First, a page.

The Finney County Economic Development Corp. has long battled funding woes in its quest to create jobs.

Voters rejected previous attempts to pass a modest countywide sales tax to support economic development efforts. With limited funding from existing sources, the FCEDC can’t always offer competitive incentives required to lure businesses and industries to town as a way to create jobs needed to further stimulate the local economy.

Current financial support for the FCEDC comes from Finney County ($150,000), Garden City ($130,000), Holcomb ($25,000) and Garden City Community College ($15,000).

Knowing that level of funding cannot sustain an aggressive, ongoing plan to fuel investment in business growth — especially when competing with other communities — the FCEDC has discussed the possibility of making another run at a sales-tax initiative.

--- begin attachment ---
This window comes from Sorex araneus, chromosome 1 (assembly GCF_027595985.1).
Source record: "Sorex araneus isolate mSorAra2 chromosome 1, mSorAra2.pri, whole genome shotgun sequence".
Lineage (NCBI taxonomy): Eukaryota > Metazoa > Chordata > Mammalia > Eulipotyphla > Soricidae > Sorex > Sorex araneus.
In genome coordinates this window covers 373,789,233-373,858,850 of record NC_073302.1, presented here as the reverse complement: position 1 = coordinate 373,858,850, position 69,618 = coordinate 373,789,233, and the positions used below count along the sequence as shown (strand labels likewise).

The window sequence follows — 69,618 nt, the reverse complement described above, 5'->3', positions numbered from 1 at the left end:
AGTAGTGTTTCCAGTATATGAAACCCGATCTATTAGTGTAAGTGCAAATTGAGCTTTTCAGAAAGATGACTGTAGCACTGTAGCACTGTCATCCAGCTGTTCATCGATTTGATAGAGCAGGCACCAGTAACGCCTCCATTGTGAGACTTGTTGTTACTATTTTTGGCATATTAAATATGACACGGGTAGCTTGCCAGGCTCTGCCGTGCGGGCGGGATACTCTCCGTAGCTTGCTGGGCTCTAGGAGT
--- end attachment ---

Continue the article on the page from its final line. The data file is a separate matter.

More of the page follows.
The idea would be to devote a .15-cent sales tax now collected in Finney County and dedicated to HorseThief Reservoir — tentatively slated to sunset in 2021 — to economic development.

Local voters already rejected similar attempts to pour more tax dollars into the FCEDC, and many would be wary once again.

Selling the latest plan will require a clear picture of the return on investment. And not only in a pledge to deliver more good-paying jobs, but also in specifics on how those jobs would drive quality-of-life and other community improvements.

While we’ve seen notable progress in primary-job growth of more than 3,700 jobs from 2009 to 2016, according to the FCEDC, there’s still a pressing need for more workers earning higher wages and the economic gains they provide.

And even with recent and notable successes — the milk powder plant, transload facility and housing, health care and retail development, for example — the community cannot rest on its laurels when it comes to growth opportunities.

It’s also worth noting that a cloud of doubt hovers over the retail sector. The demise of big-box stores nationwide due to consumers shopping online — the recent closure of Sears in Garden City was an example — will continue.

No community can afford to shortchange economic development strategies if it hopes to remain strong and viable, which is why the FCEDC’s latest idea warrants a closer look and consideration.